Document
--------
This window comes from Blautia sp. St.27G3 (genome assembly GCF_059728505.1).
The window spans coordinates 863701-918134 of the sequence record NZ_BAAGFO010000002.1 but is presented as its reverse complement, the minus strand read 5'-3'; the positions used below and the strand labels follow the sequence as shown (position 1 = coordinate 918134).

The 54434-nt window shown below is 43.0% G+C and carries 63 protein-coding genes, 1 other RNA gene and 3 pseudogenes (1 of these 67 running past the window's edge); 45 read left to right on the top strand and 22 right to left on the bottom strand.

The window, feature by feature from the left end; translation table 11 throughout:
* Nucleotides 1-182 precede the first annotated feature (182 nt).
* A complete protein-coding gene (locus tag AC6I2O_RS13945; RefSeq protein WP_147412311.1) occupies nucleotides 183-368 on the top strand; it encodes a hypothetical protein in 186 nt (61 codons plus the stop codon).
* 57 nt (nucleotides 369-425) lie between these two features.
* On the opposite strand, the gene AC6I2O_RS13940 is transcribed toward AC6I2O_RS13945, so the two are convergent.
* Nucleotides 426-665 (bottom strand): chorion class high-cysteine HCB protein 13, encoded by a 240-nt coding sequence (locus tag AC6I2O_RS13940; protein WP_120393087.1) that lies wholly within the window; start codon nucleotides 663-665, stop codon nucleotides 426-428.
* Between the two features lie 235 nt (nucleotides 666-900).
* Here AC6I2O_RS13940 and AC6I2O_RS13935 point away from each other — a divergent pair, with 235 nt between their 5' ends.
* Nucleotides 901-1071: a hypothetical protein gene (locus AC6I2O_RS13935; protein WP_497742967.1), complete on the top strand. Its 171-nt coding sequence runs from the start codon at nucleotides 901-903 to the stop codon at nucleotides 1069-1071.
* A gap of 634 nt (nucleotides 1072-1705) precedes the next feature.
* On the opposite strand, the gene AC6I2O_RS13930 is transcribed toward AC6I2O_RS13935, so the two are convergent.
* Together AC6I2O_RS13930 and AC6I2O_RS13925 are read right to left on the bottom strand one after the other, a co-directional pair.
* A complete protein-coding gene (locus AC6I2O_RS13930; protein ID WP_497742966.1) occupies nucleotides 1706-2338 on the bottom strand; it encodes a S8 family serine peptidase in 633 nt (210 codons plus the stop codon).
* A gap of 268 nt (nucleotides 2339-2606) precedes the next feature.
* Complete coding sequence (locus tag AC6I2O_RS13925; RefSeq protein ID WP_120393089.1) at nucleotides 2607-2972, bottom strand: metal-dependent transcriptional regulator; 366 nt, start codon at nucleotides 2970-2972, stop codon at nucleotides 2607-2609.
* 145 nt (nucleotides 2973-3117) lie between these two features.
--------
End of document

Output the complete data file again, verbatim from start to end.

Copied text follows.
This window comes from Blautia sp. St.27G3 (genome assembly GCF_059728505.1).
The window spans coordinates 863701-918134 of the sequence record NZ_BAAGFO010000002.1 but is presented as its reverse complement, the minus strand read 5'-3'; the positions used below and the strand labels follow the sequence as shown (position 1 = coordinate 918134).

The 54434-nt window shown below is 43.0% G+C and carries 63 protein-coding genes, 1 other RNA gene and 3 pseudogenes (1 of these 67 running past the window's edge); 45 read left to right on the top strand and 22 right to left on the bottom strand.

The window, feature by feature from the left end; translation table 11 throughout:
* Nucleotides 1-182 precede the first annotated feature (182 nt).
* A complete protein-coding gene (locus tag AC6I2O_RS13945; RefSeq protein WP_147412311.1) occupies nucleotides 183-368 on the top strand; it encodes a hypothetical protein in 186 nt (61 codons plus the stop codon).
* 57 nt (nucleotides 369-425) lie between these two features.
* On the opposite strand, the gene AC6I2O_RS13940 is transcribed toward AC6I2O_RS13945, so the two are convergent.
* Nucleotides 426-665 (bottom strand): chorion class high-cysteine HCB protein 13, encoded by a 240-nt coding sequence (locus tag AC6I2O_RS13940; protein WP_120393087.1) that lies wholly within the window; start codon nucleotides 663-665, stop codon nucleotides 426-428.
* Between the two features lie 235 nt (nucleotides 666-900).
* Here AC6I2O_RS13940 and AC6I2O_RS13935 point away from each other — a divergent pair, with 235 nt between their 5' ends.
* Nucleotides 901-1071: a hypothetical protein gene (locus AC6I2O_RS13935; protein WP_497742967.1), complete on the top strand. Its 171-nt coding sequence runs from the start codon at nucleotides 901-903 to the stop codon at nucleotides 1069-1071.
* A gap of 634 nt (nucleotides 1072-1705) precedes the next feature.
* On the opposite strand, the gene AC6I2O_RS13930 is transcribed toward AC6I2O_RS13935, so the two are convergent.
* Together AC6I2O_RS13930 and AC6I2O_RS13925 are read right to left on the bottom strand one after the other, a co-directional pair.
* A complete protein-coding gene (locus AC6I2O_RS13930; protein ID WP_497742966.1) occupies nucleotides 1706-2338 on the bottom strand; it encodes a S8 family serine peptidase in 633 nt (210 codons plus the stop codon).
* A gap of 268 nt (nucleotides 2339-2606) precedes the next feature.
* Complete coding sequence (locus tag AC6I2O_RS13925; RefSeq protein ID WP_120393089.1) at nucleotides 2607-2972, bottom strand: metal-dependent transcriptional regulator; 366 nt, start codon at nucleotides 2970-2972, stop codon at nucleotides 2607-2609.
* 145 nt (nucleotides 2973-3117) lie between these two features.